- Not an authentic experimental design
- Design does not control for many extraneous factors
- Subject to many threats to validity
- Typically conducted for exploratory purposes
- Usually convenient and financially feasible
The three types of pre-experimental designs are:
- The one-shot case study
- A one group, pretest / posttest study
- The static group comparison study
The image below provides more specific insight on these designs.
Image taken from: http://allpsych.com/researchmethods/preexperimentaldesign.html
If you need more substantial evidence, the pretest/posttest design is not recommended. The best evidence can be achieved through an experimental design, the “golden standard” in program evaluation and research. A good experimental design can show a casual relationship between participation in your program and key student outcomes. The key to this design is that all eligible program participants are randomly assigned to the treatment or control group. When random assignment is used, it is assumed that the participants in both the control and treatment groups have similar attributes and characteristics.
The purpose of a true experimental design is to control bias. In a true experiment, differences in the dependent variables can be directly attributable to the changes in independent variable and not other variables.
Characteristics of Experimental Design
- Research controls manipulation of the intervention or treatment
- Participants are random assigned to groups
- Intervention or treatment occurs prior to observation of the dependent variable
- High internal validity
- Causal relationships between variables can be found
- Limited external validity (generalizability) due to the controlled experimental environment
- Ethical concerns
The image below provides a model of several experimental designs. The important distinction to note is the “R” for random assignment.
Image taken from: http://allpsych.com/researchmethods/trueexperimentaldesign.html
If you are implementing a program in which random assignment of participants to treatment and control groups is not possible, a quasi-experimental design may be your best bet.
A quasi-experimental design is very similar to an experimental design except it lacks random assignment. Depending on treatment and comparison group equivalency, evidence generated from these designs can be quite strong.
To conduct a quasi-experimental design, you will need to identify a suitable comparison group (i.e., a group of individuals or families that are similar to those participating in your program and can monitored and tracked as comparison group).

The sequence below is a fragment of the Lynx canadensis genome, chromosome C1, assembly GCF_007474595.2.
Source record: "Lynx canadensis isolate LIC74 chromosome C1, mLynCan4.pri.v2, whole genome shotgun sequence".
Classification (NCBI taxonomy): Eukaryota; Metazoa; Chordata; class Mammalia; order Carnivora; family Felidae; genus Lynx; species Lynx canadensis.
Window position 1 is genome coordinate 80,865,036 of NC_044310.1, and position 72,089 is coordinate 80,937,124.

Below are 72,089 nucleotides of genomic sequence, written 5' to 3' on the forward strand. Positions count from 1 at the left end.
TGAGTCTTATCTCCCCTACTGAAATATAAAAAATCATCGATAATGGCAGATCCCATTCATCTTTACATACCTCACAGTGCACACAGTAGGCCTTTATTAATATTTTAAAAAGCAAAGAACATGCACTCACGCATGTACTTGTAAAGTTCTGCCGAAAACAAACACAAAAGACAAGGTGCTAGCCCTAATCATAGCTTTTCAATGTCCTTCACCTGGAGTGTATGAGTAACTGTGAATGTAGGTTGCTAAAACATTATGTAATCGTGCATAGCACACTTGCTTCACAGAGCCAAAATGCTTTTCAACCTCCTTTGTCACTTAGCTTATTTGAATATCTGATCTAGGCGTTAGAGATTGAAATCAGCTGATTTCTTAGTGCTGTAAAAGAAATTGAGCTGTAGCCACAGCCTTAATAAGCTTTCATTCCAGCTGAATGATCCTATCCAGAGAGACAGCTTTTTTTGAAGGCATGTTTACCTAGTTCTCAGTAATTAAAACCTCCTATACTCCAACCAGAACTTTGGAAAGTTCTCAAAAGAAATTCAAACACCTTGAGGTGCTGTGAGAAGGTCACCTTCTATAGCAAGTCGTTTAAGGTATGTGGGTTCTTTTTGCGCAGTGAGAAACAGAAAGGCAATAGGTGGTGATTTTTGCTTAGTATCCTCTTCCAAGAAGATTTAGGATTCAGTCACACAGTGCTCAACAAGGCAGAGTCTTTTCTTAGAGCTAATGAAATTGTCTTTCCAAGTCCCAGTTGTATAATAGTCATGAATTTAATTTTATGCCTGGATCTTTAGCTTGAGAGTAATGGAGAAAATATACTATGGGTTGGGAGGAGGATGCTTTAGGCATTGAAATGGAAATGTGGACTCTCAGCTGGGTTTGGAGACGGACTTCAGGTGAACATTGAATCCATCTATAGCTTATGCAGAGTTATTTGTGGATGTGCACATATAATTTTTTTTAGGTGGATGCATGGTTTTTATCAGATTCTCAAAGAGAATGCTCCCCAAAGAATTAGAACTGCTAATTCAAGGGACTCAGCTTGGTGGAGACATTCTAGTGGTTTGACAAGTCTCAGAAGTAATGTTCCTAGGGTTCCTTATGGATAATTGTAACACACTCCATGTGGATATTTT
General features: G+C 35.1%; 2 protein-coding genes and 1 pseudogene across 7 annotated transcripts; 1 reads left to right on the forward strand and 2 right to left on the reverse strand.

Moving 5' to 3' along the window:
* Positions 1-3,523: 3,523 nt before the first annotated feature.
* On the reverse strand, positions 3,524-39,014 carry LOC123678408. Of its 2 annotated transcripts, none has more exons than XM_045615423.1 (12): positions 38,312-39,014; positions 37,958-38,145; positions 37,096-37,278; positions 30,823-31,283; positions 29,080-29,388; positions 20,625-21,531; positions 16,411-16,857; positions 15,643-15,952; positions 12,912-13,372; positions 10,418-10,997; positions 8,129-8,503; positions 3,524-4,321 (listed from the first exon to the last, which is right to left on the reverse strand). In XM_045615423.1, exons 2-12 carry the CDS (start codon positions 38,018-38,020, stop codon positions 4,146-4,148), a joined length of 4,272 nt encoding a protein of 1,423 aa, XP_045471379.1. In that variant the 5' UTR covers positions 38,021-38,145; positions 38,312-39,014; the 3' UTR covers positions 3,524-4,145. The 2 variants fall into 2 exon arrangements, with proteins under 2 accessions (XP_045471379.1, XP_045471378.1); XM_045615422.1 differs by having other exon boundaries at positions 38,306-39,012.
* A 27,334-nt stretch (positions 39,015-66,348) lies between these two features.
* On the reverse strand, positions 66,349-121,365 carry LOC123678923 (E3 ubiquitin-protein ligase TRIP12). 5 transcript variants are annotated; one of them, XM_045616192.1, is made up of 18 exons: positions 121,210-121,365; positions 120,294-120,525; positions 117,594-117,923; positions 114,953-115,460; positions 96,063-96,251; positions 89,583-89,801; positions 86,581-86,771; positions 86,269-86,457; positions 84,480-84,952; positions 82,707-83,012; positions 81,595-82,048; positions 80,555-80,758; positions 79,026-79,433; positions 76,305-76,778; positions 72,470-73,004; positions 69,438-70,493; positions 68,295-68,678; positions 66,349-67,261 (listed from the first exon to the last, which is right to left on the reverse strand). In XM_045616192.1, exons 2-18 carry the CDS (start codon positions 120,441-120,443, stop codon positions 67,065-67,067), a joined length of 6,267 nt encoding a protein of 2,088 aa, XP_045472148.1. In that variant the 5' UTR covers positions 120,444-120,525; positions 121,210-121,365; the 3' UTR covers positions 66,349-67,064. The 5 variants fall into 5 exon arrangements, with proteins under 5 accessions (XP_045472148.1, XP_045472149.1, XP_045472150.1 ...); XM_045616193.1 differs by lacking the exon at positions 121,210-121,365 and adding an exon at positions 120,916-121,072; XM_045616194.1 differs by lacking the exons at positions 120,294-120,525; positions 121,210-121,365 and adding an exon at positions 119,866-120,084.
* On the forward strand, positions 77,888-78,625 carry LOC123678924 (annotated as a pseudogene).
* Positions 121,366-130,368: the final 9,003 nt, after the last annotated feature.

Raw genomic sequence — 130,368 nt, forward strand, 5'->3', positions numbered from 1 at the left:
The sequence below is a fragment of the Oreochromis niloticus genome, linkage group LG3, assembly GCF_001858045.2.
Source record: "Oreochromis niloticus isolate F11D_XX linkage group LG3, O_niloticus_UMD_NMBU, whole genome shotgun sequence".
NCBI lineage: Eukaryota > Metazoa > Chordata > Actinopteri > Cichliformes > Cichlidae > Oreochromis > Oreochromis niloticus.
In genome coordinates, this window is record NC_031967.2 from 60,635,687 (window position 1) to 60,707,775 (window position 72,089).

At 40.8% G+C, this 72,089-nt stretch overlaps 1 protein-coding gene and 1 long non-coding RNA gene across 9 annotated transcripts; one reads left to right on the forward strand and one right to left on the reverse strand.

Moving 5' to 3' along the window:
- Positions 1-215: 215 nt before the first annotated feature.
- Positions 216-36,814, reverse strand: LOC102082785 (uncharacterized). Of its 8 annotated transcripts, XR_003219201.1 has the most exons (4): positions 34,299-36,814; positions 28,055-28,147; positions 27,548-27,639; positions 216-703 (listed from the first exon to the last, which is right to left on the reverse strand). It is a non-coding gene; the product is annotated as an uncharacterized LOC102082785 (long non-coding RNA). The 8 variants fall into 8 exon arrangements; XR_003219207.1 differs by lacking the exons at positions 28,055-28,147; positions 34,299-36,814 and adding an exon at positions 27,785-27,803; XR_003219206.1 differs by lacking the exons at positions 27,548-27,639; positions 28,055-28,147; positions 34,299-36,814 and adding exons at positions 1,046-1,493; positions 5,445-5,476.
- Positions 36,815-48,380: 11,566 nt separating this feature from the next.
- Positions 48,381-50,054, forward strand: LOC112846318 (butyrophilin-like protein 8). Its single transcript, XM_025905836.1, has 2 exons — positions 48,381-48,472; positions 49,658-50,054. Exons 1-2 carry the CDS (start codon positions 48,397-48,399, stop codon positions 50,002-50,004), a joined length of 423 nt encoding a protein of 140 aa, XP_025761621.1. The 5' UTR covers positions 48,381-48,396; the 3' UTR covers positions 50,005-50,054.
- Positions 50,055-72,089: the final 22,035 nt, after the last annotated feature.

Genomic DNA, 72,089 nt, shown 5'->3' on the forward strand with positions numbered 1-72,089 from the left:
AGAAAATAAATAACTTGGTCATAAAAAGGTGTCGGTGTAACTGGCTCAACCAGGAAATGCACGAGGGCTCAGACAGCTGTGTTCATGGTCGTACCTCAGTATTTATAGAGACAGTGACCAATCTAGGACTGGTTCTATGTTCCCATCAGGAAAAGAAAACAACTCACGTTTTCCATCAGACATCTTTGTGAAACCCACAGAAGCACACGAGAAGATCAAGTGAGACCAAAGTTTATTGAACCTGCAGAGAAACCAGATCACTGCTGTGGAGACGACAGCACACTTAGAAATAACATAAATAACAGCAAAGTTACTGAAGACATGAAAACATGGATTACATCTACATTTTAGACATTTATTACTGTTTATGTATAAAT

Characteristics of a Comparison Group
- Members of a comparison group may receive other types of services or no services at all.
- A comparison group should be similar to the treatment group on key factors that can affect your outcomes.
Don’t assume that the two groups are completely similar. You may have to collect data to try and control for potential differences as part of your statistical analyses.
- Enables experimentation when random assignment is not possible
- Avoids ethical issues caused by random assignment
- Does not control for extraneous variables that may influence findings
The image below shows several examples of quasi-experimental designs.
Image taken from: http://allpsych.com/researchmethods/quasiexperimentaldesign.html
If you are unable to conduct and experimental or quasi-experimental design and already have access to good, organized, and detailed student data, you may want to consider and ex post facto research design. Ex post facto (“after the fact”) designs, also called causal-comparative designs, are non-experimental research designs that seek to determine the cause among existing differences. The ability to produce a quality evaluation with such as design is directly related to the quality and quantity of data readily available.
Characteristics of Ex Post Facto Designs
- The independent variable or treatment is not under the researcher’s control.
- The phenomenon of interest has already occurred at the time of observation or measurement.
- There is typically no control or comparison group.
Main weakness of design: You can’t determine causality due to inability to control for rival hypothesis or explanations. Essentially, your analysis will be limited to the data that is available.
- You can investigate research questions that are inappropriate for experimental designs.
- These designes are typically more logistically and financially feasible.
- You can pay more attention to context instead of seeking to control variables and the environment.
These designs are particularly effective when (Krathwohl, 1998, p. 538)…
- Findings are based on a solid rationale that accurately predicted what to expect
- Variables were accurately operationalized
- Expectations (research hypothesis) were confirmed
- Findings cannot be otherwise explained
- Findings are consistent with previous research